Kyoto Gion Festival 2020

Kyoto Gion Festival 2020
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Wed 1 July 2020
Wednesday 1 July 2020
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Kyoto Gion Festival 2020
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Kyoto Gion Festival 2020
Wednesday, Jul 1

Friday, Jul 31
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Kyoto’s Gion Festival is the city’s biggest festival—and one of the most famous in Japan. Centered around Yasaka Shrine, It has roots dating back to 869 when the people of
Kyoto
held a festival to pray for respite from a plague that had befallen the city. Today, the festival lasts for the entire month of July but it is the Yamaboko Parade (山鉾巡行) on the 17th and 24th which provide the focal points. The parade on the 17th is the original and sees about 20 floats take part. The procession on the 24th became an annual fixture from 2014 and is smaller in scale with about 10 floats pulled along the streets.
The floats roll through the streets of Kyoto
There are two types of floats: the “yama” and the “hoko” (referred to collectively as “Yamaboko”). The latter hoko floats are the largest—some almost 25 meters tall—and the most impressive, but all are intricately decorated and impressively built from scratch each year for the festival.
You can see photographs of each float here
.
The route for the Yamaboko Parades differs between the 17th and 24th (known as saki-matsuri and ato-matsuri, respectively): the saki-matsuri parade starts at Shijo Station and the ato-matsuri parade at Karasuma Oike Station, from where it follows the saki-maturi parade’s route but in reverse. The procession on the 17th typically sets off at 9am and finishes at 1pm; on the 24th it starts at 9:30am and ends just before midday.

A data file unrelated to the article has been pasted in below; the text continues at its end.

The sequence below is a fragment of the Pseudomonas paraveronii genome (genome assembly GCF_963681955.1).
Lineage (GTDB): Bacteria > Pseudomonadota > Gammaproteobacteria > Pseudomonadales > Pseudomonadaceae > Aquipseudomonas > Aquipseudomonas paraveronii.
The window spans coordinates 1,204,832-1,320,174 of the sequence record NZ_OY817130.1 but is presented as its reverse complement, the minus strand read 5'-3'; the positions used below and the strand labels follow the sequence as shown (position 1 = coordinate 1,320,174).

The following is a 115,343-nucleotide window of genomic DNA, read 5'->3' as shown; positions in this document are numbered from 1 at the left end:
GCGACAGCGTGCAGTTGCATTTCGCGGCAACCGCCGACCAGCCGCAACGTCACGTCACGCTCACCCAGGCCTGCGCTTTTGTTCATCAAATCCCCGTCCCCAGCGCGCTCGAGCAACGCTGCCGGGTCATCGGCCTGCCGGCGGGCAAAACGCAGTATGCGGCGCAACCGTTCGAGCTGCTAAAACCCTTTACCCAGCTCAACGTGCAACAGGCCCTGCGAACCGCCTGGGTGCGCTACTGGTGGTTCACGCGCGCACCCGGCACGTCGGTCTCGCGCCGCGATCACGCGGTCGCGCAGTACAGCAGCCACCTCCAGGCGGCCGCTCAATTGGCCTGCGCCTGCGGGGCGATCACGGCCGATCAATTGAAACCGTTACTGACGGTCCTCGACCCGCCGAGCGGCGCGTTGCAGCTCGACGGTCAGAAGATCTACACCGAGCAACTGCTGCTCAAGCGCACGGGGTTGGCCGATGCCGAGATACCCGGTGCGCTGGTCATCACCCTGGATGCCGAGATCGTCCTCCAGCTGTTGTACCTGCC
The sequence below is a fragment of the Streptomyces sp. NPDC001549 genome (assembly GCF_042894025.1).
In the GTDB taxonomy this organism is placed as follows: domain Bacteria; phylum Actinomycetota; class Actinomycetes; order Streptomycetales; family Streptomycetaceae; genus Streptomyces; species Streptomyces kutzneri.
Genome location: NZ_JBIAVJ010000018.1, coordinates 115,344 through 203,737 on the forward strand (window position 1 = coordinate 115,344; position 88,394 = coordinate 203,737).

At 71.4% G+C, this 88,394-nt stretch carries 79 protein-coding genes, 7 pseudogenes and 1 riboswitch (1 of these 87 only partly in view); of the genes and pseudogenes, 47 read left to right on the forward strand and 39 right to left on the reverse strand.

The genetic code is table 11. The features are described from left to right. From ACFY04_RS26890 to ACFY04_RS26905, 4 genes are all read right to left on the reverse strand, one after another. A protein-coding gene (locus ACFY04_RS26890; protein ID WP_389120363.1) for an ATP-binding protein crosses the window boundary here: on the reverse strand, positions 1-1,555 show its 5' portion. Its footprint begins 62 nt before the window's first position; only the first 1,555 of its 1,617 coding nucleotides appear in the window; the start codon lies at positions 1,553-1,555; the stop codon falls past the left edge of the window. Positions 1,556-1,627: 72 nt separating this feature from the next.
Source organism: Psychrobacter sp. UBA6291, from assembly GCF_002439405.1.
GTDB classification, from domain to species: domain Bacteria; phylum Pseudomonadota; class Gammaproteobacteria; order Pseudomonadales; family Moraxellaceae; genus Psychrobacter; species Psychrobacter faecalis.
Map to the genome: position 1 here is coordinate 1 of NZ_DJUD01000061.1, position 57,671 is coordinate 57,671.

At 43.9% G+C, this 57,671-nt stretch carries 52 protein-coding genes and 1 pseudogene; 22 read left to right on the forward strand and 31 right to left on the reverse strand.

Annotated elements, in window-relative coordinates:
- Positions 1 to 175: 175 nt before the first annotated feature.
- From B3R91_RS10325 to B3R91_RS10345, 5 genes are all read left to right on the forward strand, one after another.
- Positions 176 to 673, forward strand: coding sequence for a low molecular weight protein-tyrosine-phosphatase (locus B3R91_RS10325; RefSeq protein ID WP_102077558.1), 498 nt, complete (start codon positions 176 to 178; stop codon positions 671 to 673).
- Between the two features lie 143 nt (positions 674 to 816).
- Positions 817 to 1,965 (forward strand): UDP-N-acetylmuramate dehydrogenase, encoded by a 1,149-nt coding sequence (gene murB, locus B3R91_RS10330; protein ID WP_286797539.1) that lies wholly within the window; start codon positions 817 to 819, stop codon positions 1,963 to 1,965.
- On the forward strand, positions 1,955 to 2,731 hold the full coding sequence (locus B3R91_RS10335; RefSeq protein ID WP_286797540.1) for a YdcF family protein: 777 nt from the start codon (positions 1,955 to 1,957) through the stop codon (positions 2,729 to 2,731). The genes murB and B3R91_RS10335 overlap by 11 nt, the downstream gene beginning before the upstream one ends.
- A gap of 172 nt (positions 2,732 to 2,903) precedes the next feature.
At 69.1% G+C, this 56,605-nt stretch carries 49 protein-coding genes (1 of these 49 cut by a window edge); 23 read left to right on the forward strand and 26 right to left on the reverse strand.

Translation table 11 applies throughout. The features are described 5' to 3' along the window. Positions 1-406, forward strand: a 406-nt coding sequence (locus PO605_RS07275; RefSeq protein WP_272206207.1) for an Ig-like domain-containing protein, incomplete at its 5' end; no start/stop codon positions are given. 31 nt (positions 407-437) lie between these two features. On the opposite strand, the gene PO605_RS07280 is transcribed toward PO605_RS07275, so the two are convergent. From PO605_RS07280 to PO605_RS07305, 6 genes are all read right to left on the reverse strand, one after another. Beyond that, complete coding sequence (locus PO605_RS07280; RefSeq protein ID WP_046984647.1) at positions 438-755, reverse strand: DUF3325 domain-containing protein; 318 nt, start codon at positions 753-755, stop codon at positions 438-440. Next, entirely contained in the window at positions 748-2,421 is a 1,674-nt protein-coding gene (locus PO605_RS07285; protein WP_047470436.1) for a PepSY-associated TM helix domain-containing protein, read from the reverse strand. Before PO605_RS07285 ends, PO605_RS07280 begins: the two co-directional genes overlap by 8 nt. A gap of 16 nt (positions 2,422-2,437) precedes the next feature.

For three nights prior to each of these parades Kyoto’s downtown area is pedestrianized and a very Japanese street party called “yoiyama” (宵山) is held. These nights are often the most enjoyable experience of the Gion Matsuri for visitors—girl’s dressed in yukata, vendors selling festival fare, and the general buzz of the crowds in summer. The Yamaboko floats to be used in the parade are also on display in the streets.
Also noteworthy is the concurrent Byobu Matsuri (Folding Screen Festival). This takes place on the yoiyama nights before the procession and sees local residents and merchants display their delicate Japanese screens (byobu) and precious family kimono in their front rooms, letting members of the public peek inside and take photographs.
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Venue
Yasaka Shrine, Kyoto
八坂神社, 625 Gionmachi Kitagawa, Higashiyama
Kyoto
,
Kyoto
605-0073
Japan
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Credits
Patrick Vierthaler
Takeshi Kuboki
Related Links
Yasaka Shrine
Disclaimer
Event details are taken from official sources whenever possible. It is always prudent to check the official event website before attending to make sure that there have not been any changes. If you know of an error in the calendar, then please let me know through the
contact form
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